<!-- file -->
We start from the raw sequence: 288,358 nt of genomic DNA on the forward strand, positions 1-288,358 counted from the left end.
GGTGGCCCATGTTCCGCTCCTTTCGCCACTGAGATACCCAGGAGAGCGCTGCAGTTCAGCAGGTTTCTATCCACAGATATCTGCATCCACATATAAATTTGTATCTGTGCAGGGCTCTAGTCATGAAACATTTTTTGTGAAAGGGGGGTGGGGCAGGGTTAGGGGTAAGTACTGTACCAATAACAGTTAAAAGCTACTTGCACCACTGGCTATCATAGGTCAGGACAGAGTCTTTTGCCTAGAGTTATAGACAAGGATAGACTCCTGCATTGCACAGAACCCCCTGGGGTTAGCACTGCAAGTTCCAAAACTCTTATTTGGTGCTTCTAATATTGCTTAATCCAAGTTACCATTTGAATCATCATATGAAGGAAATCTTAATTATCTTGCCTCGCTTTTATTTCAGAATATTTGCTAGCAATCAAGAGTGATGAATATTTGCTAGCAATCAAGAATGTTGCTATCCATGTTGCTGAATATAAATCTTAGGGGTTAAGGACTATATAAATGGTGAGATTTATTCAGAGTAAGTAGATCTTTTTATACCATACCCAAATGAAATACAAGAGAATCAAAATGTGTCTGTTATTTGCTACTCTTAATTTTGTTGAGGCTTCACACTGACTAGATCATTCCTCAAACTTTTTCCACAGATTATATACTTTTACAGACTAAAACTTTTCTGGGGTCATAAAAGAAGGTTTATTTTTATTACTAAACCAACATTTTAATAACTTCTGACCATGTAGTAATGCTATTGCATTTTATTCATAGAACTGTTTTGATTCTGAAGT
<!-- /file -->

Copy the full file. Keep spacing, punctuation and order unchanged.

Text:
We start from the raw sequence: 288,358 nt of genomic DNA on the forward strand, positions 1-288,358 counted from the left end.
GGTGGCCCATGTTCCGCTCCTTTCGCCACTGAGATACCCAGGAGAGCGCTGCAGTTCAGCAGGTTTCTATCCACAGATATCTGCATCCACATATAAATTTGTATCTGTGCAGGGCTCTAGTCATGAAACATTTTTTGTGAAAGGGGGGTGGGGCAGGGTTAGGGGTAAGTACTGTACCAATAACAGTTAAAAGCTACTTGCACCACTGGCTATCATAGGTCAGGACAGAGTCTTTTGCCTAGAGTTATAGACAAGGATAGACTCCTGCATTGCACAGAACCCCCTGGGGTTAGCACTGCAAGTTCCAAAACTCTTATTTGGTGCTTCTAATATTGCTTAATCCAAGTTACCATTTGAATCATCATATGAAGGAAATCTTAATTATCTTGCCTCGCTTTTATTTCAGAATATTTGCTAGCAATCAAGAGTGATGAATATTTGCTAGCAATCAAGAATGTTGCTATCCATGTTGCTGAATATAAATCTTAGGGGTTAAGGACTATATAAATGGTGAGATTTATTCAGAGTAAGTAGATCTTTTTATACCATACCCAAATGAAATACAAGAGAATCAAAATGTGTCTGTTATTTGCTACTCTTAATTTTGTTGAGGCTTCACACTGACTAGATCATTCCTCAAACTTTTTCCACAGATTATATACTTTTACAGACTAAAACTTTTCTGGGGTCATAAAAGAAGGTTTATTTTTATTACTAAACCAACATTTTAATAACTTCTGACCATGTAGTAATGCTATTGCATTTTATTCATAGAACTGTTTTGATTCTGAAGT